Philadelphia 34, Houston 24
Sunday's Games
Green Bay 34, San Francisco 16
Kansas City 10, Denver 6
Minnesota 38, Buffalo 14
Jacksonville 17, Tennessee 6


COLLEGE MEN

USA Today/ESPN
USA Today/ESPN Top 25 Poll
The top 25 teams in the USA Today-
ESPN men's college basketball poll,
with first place votes in parentheses,
records through Dec. 5, points based
on 25 points for a first place vote
through one point for a 25th place
vote and previous ranking:
W L Pts Pvs
1. Duke (31) 8- 0 775 1
2. Ohio St. 6-0 734 2
3. Pittsburgh 9-0 715 3
4. Kansas 7 0 685 4
5. Kansas St. 7- 1 589 5
6. Connecticut 7 0 587 9
7. Syracuse 8- 0 581 7
8. Michigan St. 6-2 558 6
9. Baylor 6-0 487 10
10. Georgetown 8- 0 481 14
11. Missouri 6- 1 417 8
12. Villanova 6- 1 396 12
13. Tennessee 6-0 376 17
14. Memphis 7-0 332 15
15. San Diego St. 8-0 315 19
16. Kentucky 5-2 284 11
17. Illinois 8 1 280 21
18. Purdue 7-1 259 18
19. UNLV 8 0 233 23
20. Minnesota 7 1 222 13
21. Brigham Young 8-0 162 25
22. Washington 5 -2 151 22
23. Notre Dame 8 0 109 NR
24. Florida 6 -2 92 16
25. Texas 6 2 85 20
Others receiving votes: Louisville 37;
West Virginia 27; Vanderbilt 20; North
Carolina 14; Wisconsin 12; Arizona 9;
Northwestern 9; Cleveland State 7;
New Mexico 7; Temple 7; Gonzaga 5;
Texas A&M 5; Central Florida 4;
Richmond 3; Wichita State 2; Virginia
Tech 1; Washingtdn State 1.

NBA
Eastern Conference
All times EST
Atlantic Division
W L Pct GB
Boston 16 4 .800 -
New York 12 9 '.571 41/2
Toronto 8 12 .400 8
Philadelphia 6 14 .300 10
New Jersey 6 15 .286 10/2
Southeast Division
W L Pct GB
Orlando 15 5 .750 -
Atlanta 13 8 .619 212
Miami 13 8 .619 21/2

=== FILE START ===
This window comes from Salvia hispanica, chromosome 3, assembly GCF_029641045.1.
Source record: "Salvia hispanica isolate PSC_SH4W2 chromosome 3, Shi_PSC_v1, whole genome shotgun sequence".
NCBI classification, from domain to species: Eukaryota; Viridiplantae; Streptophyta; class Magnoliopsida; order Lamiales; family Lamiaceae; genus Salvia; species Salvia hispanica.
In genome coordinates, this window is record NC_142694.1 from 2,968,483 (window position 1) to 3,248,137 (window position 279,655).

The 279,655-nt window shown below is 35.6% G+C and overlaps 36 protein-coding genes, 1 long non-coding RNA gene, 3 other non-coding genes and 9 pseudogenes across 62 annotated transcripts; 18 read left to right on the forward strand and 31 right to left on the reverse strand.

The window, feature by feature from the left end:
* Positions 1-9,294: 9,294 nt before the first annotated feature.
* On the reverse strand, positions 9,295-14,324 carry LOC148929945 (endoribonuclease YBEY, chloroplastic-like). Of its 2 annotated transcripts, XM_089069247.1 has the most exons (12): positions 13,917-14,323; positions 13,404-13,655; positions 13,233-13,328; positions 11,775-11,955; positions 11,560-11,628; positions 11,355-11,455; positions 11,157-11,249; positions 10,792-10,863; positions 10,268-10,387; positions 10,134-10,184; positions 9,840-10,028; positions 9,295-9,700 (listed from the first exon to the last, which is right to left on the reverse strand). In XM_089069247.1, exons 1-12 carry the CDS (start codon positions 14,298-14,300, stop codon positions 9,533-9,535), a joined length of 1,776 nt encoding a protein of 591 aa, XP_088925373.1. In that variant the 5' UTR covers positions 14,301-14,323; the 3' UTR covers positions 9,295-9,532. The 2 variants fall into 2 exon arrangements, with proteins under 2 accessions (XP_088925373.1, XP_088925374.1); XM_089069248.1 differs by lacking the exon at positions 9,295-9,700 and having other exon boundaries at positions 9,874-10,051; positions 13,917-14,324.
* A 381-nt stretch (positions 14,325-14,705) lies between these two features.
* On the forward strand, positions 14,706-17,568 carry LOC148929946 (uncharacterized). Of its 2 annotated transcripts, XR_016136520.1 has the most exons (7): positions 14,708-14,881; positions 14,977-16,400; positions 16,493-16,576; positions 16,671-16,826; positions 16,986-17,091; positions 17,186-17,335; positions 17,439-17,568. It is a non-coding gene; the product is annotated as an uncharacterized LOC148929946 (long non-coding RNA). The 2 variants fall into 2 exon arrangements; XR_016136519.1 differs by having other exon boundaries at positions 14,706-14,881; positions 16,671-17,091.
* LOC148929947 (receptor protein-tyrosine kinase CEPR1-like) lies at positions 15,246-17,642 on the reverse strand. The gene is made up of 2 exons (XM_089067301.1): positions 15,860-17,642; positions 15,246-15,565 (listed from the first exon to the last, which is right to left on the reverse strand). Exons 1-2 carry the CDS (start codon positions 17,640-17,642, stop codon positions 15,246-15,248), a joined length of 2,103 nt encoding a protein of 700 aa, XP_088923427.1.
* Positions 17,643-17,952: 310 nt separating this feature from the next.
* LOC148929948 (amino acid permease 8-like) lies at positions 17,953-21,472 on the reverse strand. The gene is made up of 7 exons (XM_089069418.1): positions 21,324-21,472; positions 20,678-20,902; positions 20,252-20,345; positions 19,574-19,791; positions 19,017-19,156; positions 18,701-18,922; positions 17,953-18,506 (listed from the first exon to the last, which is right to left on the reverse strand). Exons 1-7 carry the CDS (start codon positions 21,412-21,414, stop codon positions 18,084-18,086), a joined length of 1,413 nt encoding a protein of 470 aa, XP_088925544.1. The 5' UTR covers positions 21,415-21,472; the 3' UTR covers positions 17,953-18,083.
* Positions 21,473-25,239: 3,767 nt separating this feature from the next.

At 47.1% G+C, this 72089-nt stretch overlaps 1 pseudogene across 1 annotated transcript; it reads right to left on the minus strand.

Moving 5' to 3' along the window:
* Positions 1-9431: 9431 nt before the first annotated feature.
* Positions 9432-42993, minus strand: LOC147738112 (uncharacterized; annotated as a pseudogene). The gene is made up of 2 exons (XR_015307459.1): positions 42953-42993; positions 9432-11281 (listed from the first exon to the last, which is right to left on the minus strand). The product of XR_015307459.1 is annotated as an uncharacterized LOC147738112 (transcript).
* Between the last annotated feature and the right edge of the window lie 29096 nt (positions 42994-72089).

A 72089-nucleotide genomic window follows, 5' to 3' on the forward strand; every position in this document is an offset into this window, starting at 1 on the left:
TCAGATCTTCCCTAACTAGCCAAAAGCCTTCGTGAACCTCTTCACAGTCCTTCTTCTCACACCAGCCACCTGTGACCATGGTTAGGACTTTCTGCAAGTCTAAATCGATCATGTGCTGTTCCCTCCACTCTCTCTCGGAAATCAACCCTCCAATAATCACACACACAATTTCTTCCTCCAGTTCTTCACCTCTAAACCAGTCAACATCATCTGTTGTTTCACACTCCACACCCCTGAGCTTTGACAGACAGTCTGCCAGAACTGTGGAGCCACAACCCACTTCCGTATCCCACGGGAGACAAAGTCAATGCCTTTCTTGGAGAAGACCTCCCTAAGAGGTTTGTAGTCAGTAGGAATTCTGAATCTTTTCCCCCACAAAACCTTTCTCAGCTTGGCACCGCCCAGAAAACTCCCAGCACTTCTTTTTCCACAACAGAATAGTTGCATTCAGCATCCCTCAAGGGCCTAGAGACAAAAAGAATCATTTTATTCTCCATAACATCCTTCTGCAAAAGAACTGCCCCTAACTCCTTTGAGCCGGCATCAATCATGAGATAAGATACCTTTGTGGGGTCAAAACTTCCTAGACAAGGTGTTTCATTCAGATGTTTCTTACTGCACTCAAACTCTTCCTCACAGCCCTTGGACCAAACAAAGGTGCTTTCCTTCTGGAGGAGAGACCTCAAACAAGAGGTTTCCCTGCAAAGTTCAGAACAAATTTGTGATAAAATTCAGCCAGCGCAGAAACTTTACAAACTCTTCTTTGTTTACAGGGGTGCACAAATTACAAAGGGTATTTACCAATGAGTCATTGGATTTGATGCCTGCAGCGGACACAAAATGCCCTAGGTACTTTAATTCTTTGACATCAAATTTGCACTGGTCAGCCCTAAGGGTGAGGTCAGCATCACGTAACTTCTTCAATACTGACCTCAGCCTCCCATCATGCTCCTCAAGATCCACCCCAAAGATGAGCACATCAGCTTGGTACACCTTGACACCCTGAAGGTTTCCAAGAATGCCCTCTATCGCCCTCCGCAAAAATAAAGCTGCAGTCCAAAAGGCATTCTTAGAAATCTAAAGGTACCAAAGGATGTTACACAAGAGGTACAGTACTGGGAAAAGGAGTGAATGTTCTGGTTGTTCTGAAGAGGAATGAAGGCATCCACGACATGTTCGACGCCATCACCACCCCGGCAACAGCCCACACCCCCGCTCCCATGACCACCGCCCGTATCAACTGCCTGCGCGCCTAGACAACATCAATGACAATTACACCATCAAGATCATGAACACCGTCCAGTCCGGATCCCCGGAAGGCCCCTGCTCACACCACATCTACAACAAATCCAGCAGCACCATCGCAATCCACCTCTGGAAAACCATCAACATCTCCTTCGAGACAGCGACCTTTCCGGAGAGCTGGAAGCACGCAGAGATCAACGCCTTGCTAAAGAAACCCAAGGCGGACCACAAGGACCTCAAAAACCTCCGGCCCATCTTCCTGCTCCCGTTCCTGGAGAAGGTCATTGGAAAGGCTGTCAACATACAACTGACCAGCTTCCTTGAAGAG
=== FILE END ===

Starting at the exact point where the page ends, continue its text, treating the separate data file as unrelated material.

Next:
Charlotte 7 13 .350 8
Washington 6 13 .316 81/2
Central Division
W L Pct GB
Chicago 10 8 .556 -
Indiana 9 9 .500 1
Milwaukee 7 12 .368 3/z
Cleveland 7 13 .350 4
Detroit 7 14 .333 41/2
Western Conference

Southwest Division
W L Pct GB
San Antonio 17 3 .850 -
Dallas 16 4 .800 1
New Orleans 13 7 .650 4
Memphis 8 13 .381 91/2
Houston 7 13 .350 10
Northwest Division
W L Pct GB
Utah .15 6 .714 -
Denver 13 6 .684 1
Oklahoma City14 7 .667 1.
Portland 9 11 .450 5/2
Minnesota 5 15 .250. 91/2
Pacific Division
W L Pct GB
L.A. Lakers 14 6 .700 -
Phoenix 11 9 .550 3
Golden State 8 12 .400 6
Sacramento 4 14 .222 9
L.A. Clippers 4 17 .190 101/2
Sunday's Games
Boston 100, New Jersey 75
New York 116, Toronto 99
Detroit 102, Cleveland 92
Oklahoma City 114, Golden State 109
San Antonio 109, New Orleans 84
Denver 108, Memphis 107
Phoenix 125, Washington 108
Portland 100, L.A. Clippers 91
Monday's Games
Toronto at Indiana, 7 p.m.
Atlanta at Orlando, 7 p.m.
Minnesota at New York, 7:30 p.m.
Oklahoma City at Chicago, 8 p.m.
Miami at Milwaukee, 8 p.m..
Memphis at Utah, 9 p.m.
Sacramento at L.A. Clippers, 10:30
p.m.
Tuesday's Games
New Jersey at Atlanta, 7 p.m.
Denver at Charlotte, 7 p.m.
Cleveland at Philadelphia, 7 p.m.
Golden State at Dallas, 8:30 p.m.
Detroit at Houston, 8:30 p.m.
Phoenix at Portland, 10 p.m.
Washington at L.A. Lakers, 10:30 p.m.
Wednesday's Games
Denver at Boston, 7 p.m.
Chicago at Cleveland, 7 p.m.
Toronto at New York, 7:30 p.m.
Indiana at Milwaukee, 8 p.m.
Oklahoma City at Minnesota, 8 p.m.
Detroit at New Orleans, 8 p.m.
Golden State at San Antonio, 8:30 p.m.
Memphis at Phoenix, 9 p.m.
Miami at Utah, 9 p.m.
Washington at Sacramento, 10 p.m.